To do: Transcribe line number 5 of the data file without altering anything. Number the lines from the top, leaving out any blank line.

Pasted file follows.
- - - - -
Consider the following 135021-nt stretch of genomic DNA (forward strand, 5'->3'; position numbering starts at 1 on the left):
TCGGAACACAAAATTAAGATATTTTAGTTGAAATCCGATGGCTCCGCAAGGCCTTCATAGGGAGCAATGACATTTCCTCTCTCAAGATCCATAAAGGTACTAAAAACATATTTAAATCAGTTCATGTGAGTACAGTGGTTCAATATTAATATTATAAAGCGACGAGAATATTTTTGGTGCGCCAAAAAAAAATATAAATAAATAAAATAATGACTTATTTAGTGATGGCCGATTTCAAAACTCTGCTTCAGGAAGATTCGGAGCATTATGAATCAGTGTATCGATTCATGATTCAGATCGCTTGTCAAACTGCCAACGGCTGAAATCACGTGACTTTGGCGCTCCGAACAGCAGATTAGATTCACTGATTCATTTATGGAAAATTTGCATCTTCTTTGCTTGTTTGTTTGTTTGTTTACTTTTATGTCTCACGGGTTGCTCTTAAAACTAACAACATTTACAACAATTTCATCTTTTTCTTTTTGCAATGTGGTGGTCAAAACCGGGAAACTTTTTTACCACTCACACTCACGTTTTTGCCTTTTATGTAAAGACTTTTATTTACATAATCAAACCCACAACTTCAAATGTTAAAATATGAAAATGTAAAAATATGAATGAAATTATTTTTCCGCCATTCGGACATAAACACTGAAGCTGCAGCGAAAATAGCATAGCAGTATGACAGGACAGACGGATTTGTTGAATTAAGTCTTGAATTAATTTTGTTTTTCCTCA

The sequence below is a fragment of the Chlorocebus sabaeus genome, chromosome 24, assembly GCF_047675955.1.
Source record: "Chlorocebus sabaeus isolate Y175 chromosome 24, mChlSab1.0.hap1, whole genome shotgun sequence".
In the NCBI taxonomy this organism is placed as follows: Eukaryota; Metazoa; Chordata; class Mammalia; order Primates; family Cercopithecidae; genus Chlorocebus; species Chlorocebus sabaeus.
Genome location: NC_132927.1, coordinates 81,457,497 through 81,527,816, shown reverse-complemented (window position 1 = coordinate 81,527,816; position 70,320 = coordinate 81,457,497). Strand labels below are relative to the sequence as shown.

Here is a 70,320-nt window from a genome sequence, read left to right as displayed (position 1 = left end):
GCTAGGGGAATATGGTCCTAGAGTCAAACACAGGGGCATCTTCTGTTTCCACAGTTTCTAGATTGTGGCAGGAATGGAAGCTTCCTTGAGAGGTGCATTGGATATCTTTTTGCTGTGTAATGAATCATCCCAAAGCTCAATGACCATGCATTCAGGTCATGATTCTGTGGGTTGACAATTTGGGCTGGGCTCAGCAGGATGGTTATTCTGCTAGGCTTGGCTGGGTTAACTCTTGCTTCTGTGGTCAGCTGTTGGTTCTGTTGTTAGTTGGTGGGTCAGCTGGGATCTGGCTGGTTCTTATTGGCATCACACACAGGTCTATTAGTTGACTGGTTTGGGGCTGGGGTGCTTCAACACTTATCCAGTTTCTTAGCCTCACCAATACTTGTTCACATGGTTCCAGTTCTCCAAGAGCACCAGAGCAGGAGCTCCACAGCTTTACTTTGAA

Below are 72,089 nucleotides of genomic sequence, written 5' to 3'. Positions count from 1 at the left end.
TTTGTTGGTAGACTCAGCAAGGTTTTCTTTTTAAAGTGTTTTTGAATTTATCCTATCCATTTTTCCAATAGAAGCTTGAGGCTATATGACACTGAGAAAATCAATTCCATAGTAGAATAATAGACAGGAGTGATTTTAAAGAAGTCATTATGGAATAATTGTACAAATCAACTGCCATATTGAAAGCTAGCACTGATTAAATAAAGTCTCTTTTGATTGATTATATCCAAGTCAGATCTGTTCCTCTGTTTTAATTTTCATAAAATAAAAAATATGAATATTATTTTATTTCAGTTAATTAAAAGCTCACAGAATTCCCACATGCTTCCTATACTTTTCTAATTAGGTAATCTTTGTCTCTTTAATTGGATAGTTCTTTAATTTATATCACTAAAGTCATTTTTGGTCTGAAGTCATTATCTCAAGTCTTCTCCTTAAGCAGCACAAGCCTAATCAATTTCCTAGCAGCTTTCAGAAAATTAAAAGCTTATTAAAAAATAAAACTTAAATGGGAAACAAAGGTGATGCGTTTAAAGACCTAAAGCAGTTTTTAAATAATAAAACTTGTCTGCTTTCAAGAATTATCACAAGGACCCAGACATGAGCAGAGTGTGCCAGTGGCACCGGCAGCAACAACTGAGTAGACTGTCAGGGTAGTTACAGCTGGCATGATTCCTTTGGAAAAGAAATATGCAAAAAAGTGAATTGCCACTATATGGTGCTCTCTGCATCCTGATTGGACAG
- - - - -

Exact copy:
In the NCBI taxonomy this organism is placed as follows: Eukaryota; Metazoa; Chordata; class Mammalia; order Primates; family Cercopithecidae; genus Chlorocebus; species Chlorocebus sabaeus.